Wednesday, Nov. 16


City and Wal-Mart nearing agreement

Councilmen hear benefits to subdivision development         Send a link to a friend

[NOV. 16, 2005]  The Lincoln City Council entered full discussion on Monday evening on matters revolving around reaching agreements that would bring a Wal-Mart Supercenter to town. City attorney Bill Bates explained details of the plans and the minor modifications that have taken place in the last week and then turned the matter over to open discussion.

On hand to answer the aldermen's questions were R. Keith King, a Wal-Mart representative; Allen Oertel of Crawford, Murphy and Tilly, Springfield, the engineering firm that is handling property development plans; and Troy Pudik, a Peoria lawyer representing Wal-Mart for this site.

There are three components that are all tied together for the process to proceed:

  1. A development agreement
  2. Annexation into the city
  3. Final plat approval

In the agreement the city would return to Wal-Mart all sales tax that exceeds the current four-year average (the 2005 year will be added to the average at the city's request), up to $600,000.

The 0.5-cent non-home-rule sales tax is not included in this arrangement.

Also, sales tax gained through the Murphy Oil Station that is anticipated to go in on the corner on Lot 2 would not be included in the reimbursement.

In the agreement Wal-Mart offers to do all of the sewer, water and roadway infrastructure improvements that are needed to build on the property and then some.

The route that the sewer line runs puts two manholes under pavement of the proposed Wal-Mart property. The agreement addresses this issue. Wal-Mart agrees to pay for the repaving if the sewer must be accessed at either location in the future for repairs.

Wal-Mart is working with the Illinois Department of Transportation on meeting all state roadway regulations. Wal-Mart will be responsible for the following roadway changes:

  • Right turn lane for eastbound traffic off Route 10 at Malerich Drive
  • Left turn lane for westbound traffic off Route 10

They will also construct:

  • North-south extension of Malerich Drive
  • Stuart Drive to allow Illini Bank complex access to Route 10
  • East-west Herndon Drive

Wal-Mart will also be running new potable water supply lines that will benefit the subdivision and its future growth. They will install a 12-inch line that runs from Fifth Street northward and to the west side of their property.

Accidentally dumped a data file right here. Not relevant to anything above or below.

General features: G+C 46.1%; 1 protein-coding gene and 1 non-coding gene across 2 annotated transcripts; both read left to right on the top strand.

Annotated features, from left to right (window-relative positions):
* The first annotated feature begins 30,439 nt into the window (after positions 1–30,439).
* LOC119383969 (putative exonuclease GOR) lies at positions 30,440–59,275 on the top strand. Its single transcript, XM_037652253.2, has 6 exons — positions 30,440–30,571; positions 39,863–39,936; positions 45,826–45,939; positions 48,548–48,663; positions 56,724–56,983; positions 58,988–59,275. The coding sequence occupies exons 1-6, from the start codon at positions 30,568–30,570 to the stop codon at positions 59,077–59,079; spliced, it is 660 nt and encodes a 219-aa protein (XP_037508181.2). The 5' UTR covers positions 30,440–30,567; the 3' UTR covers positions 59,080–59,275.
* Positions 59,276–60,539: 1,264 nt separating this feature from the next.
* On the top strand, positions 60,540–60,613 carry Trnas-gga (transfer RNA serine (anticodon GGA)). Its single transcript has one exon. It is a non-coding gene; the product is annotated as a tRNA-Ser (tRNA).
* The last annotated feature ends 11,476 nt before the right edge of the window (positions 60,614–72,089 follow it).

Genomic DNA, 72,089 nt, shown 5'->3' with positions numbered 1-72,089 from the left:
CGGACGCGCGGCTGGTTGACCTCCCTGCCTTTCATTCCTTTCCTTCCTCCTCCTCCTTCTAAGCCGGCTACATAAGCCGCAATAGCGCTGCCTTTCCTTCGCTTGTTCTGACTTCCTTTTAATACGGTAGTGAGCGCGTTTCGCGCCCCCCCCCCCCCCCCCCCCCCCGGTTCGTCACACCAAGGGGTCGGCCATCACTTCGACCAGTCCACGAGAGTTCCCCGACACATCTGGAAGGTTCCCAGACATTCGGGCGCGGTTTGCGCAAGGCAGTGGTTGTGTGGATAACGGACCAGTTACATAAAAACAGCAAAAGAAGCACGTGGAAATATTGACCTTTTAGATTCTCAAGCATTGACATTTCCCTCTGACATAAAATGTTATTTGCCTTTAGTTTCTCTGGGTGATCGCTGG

Alderman Verl Prather said that he thought it would be important for the public to understand how Wal-Mart arrived at the amount they have requested for reimbursement and just how the developments that they will do will add to the commercial value of the lot.

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Oertel basically said that they took the difference of all the infrastructure costs for the development, new sewer and waterlines that benefit the whole subdivision, and subtracted the cost of the three drives that must be added to meet city ordinances.

"The vast majority of the improvement costs are for public roadway improvements," he said.

The improvements create lots that will cost a bare minimum for new businesses to come in, he said.

When Alderman Benny Huskins asked about construction work for local workers, King said that their bid winners have commonly used local contractors to get the work done.

Additionally, the city would gain some valuable commercial property. Wal-Mart would be purchasing property that will have 26 excess acres. Wal-Mart would give this land to the city. The city can develop, sell or even to give it away, as was done with Sysco. There are limitations on what can be done on that property, which protects the business interests of Wal-Mart. It would be still be commercially developable and a desirable property for noncompetitive types of businesses, such as offices. If sold, the money would be paid on the $600,000 reimbursement.

Beyond the reimbursement of $600,000 paid out of increased sales tax income, the city's only other obligation in the development agreement is to upgrade the area sewer lift station. The Zion lift station, which serves to pump sewage from that area to the sewer plant, is already in the process of being upgraded and must be done whether Wal-Mart goes in or not. Wal-Mart stipulates for it to be completed by Dec. 31, 2006.

Other deadlines defined in the agreement:

  • Wal-Mart must purchase 69-plus acres, which includes an excess 26 acres, by Dec. 31, 2006.
  • City and Wal-Mart must sign the development agreement by Dec. 31, 2006.
  • Wal-Mart must begin construction by Dec. 31, 2008.

The above are just maximum dates when those objectives must be completed. Wal-Mart asked for the city to be ready to complete the development agreement and approve the final plat next week, Nov. 21. By all evidences they are ready to run with it when the agreement and final plat are approved, Bates said last week.

Last night King said that if the agreement and plat are approved, their architects are ready to start work next week. Then they would get permits and go out for bids. After that their store planning would begin.

[Jan Youngquist]

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